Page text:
For nearly 35 years, the Boston nonprofit Jobs for the Future has been working to help underserved populations improve their employment prospects by boosting education and training. Through its research, policy, and advocacy work, Jobs for the Future has helped pioneer initiatives such as early-college high schools — more than 280 associated with the effort now exist nationwide, including in Marlborough, Lawrence, and Charlestown — that enable students to attend community college classes and graduate with a diploma and an associate’s degree at the same time. The nonprofit also partners with ed tech companies to promote products such as a text-based “nudging” initiative that sends personalized messages encouraging students studying science, technology, engineering, and math — where jobs are in high demand — to meet with their professors and enroll in classes. We spoke with president Maria Flynn recently about the growing importance of apprenticeships and post-secondary credentials, and the influence Flynn’s college-dropout father had on her career.
1. As jobs become increasingly specialized, and technology expands into nearly every aspect of employment, apprenticeships are becoming a crucial way for everyone from electricians to financial service workers to get the skills they need to succeed in the labor force. The US Department of Labor last month announced the creation of a task force to promote and expand apprenticeships, and last week, Jobs for the Future launched an online Center for Apprenticeships and Work-Based Learning to support and develop more on-the-job training, including via virtual reality.
“The more that students and workers can learn within the context of a job, the more effective that is for their success.”
2. Getting employers to train and support their current workforce, instead of simply recruiting new talent, is key, Flynn said. But the growing ranks of temporary and contract workers, many of them on the lower end of the income scale, often aren’t given these kinds of opportunities.
“We’ve already as a country not been great about employers investing in their entry-level workers. If you remove that employer-employee relationship, I worry that the folks that are already being left behind in the economy are at risk of being left further behind.”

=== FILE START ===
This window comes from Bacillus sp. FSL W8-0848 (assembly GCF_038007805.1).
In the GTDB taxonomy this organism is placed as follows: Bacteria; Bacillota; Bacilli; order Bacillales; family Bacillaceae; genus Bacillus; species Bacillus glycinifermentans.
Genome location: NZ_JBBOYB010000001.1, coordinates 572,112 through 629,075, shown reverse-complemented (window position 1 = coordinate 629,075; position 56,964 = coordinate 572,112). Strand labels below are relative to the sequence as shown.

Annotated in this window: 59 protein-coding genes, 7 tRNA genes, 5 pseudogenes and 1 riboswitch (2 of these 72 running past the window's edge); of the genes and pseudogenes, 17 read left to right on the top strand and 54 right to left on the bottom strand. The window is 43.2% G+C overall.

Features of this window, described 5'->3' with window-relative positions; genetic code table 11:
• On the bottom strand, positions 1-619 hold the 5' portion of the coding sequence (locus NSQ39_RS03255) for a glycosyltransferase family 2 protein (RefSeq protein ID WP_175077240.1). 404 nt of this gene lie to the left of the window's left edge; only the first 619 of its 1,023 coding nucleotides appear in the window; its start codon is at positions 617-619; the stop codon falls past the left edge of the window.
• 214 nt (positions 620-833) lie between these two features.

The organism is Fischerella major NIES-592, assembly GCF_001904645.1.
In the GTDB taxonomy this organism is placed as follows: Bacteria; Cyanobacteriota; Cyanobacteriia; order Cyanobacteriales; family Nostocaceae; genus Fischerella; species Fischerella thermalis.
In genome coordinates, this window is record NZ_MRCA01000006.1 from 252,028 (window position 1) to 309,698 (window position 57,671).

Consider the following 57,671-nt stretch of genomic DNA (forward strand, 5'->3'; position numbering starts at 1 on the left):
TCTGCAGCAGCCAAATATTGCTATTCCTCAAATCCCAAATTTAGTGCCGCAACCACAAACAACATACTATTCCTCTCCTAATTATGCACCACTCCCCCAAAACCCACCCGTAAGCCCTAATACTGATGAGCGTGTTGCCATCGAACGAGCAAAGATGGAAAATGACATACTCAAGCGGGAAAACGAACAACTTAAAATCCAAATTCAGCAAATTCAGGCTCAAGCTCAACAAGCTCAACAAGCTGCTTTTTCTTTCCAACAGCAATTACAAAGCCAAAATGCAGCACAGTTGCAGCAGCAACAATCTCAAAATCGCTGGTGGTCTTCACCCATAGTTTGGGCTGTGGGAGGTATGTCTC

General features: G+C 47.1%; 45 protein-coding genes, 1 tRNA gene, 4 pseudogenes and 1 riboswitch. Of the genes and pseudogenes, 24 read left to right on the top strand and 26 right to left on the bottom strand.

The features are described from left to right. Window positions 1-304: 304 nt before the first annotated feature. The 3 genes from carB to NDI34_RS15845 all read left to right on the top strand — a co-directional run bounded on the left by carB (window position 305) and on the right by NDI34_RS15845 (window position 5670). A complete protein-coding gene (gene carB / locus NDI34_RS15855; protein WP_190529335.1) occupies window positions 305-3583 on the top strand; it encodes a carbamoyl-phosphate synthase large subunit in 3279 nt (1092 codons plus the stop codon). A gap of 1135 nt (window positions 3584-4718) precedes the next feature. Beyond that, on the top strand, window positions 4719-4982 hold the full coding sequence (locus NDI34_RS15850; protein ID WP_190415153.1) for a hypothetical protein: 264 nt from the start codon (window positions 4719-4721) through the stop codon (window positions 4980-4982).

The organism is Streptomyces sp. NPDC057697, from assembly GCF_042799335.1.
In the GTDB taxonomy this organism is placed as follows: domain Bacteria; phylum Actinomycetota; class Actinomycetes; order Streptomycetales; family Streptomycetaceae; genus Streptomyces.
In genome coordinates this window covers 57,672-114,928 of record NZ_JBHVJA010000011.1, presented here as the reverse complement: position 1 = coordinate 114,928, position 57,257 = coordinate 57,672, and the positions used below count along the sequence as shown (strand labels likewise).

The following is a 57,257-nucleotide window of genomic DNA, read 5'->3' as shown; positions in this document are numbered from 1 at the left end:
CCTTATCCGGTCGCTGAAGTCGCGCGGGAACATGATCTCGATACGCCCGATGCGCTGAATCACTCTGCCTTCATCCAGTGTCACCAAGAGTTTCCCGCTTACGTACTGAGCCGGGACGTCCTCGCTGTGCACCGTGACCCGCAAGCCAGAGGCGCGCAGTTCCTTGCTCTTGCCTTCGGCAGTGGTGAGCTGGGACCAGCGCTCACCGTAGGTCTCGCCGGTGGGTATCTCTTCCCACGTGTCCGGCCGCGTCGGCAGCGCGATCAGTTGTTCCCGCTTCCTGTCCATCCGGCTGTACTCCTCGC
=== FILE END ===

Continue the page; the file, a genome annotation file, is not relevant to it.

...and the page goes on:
3. As much as President Trump has trumpeted his devotion to the working class, his administration has continued the trend of reducing federal investments in the workforce. Trump’s 2018 budget proposed cuts to workforce development, adult education, and career and technical training.
“Making cuts at a time when our nation is in dire need of skilled workers is not the right approach. At a time when we really need to be thinking seriously about a jobs strategy for the US, the signals that the administration is sending around level of funding don’t equate.”
4. Jobs for the Future works with community colleges to make sure schools are teaching skills that are in demand in the workforce, including technical skills that evolve quickly.
“How can we find ways to really make that feedback loop between employers’ changing skill needs and training-provider curriculum faster? [Are there] ways to help an individual gain those specific skills they need? Not necessarily a two-year associates’ degree or even a 12-month certification, but are there pinpoint solutions that can be developed to help with skill augmentation?”
5. Her father’s efforts to create a better life for himself and his family inspired Flynn to provide more opportunities for others to do the same. After dropping out of college when he was young, her father went back to school to get his associate’s, bachelor’s, and master’s degrees while working and raising four children, and then got into the workforce development field.
“He was actually working a couple jobs, getting his degrees at night, and putting my brothers through college at the same time. Watching that unfold made a big impression on me.”Katie Johnston can be reached at firstname.lastname@example.org. Follow her on Twitter @ktkjohnston.